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For More Information: Mexico Books: Copper Canyon

Mike's Recommended Book for
The Copper Canyon

Review by Mike Huckaby

Published:February 2011

Backcountry Mexico: A Traveler's Guide and Phrase Book, Bob Burleson and David H. Riskind; 1986; While definitely not confined to Copper Canyon, this book is the best phrasebook/dictionary for ranchers or mechanics, or anyone who wants to know some esoteric Spanish.

Tarahumara of the Sierra Madre: Beer, Ecology, and the Social Organization, John G. Kennedy, 1978. Great book on the tesguinada; painfully researched I'm sure.

God's Middle Finger: Into the Lawless Heart of the Sierra Madre, Richard Grant, 2008. A guy looking for adventure and trouble, and finding it.

Tarahumara: Where Night is the Day of the Moon, Bernard Fontana, 1997. The subtitle of the book derives from the Tarahumar's belief that the soul works at night while the body sleeps and that during this "day of the moon" both the spirits of the dead and the souls of the living move about in their mysterious ways.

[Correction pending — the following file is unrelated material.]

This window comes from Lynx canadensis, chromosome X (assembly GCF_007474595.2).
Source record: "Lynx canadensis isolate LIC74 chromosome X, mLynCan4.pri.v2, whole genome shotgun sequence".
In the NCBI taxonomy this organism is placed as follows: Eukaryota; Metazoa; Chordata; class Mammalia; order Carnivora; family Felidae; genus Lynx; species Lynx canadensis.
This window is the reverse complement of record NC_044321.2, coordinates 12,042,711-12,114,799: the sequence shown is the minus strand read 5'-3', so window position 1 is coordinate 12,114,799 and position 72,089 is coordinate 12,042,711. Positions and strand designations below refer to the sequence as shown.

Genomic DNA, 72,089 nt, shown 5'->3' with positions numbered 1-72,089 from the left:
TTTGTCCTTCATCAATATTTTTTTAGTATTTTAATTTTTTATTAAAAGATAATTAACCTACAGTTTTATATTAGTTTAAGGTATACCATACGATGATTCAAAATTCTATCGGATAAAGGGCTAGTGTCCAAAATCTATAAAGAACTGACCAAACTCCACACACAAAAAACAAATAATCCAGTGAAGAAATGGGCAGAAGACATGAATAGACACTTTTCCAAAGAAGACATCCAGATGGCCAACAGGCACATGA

The Apache Diaries: A Father-son Journey, Goodwin & Goodwin, 2000. Apaches were in the Sierra Madre as late as the 1940's as documented by a kidnapping near Bacadehuachi. This book's investigation takes place primarily in the Sierra Las Espuelas, just west of Janos; but still the remote sierras.

Rain of Gold, Victor Villasenor, 1991. History of Batopilas. Review by Tina Rosa

Trail of Feathers: Searching for Phillip True, Robert Rivard, 2003. A murder investigaion in the Sierra Huichol.

In the Sierra Madre, Jeff Biggers, 2006. A tale of an American couple trying to fit in, and be accepted in a Tarahumaran village in the1980's.

Born to Run: A Hidden Tribe, Superathletes, and the Greatest Race the World Has Never Seen, Christopheer McDougall, 2009. On the New York Times bestseller book list for over 2 years. His book is a good read on several counts, and really made the running shoe industry take note- so they made those barefoot runners, instead. His book is interesting for (1)endurance, featuring the Tarahumara, (2) Caballo Blanco history, (3) The myth of running shoe, and that they basically created foot problems by trying to outdo nature's engineering of the foot.

The Life and Times of Pancho Villa, Freidrich Katz, 1998;. 100th Anniversary of the Mexican Revolution.

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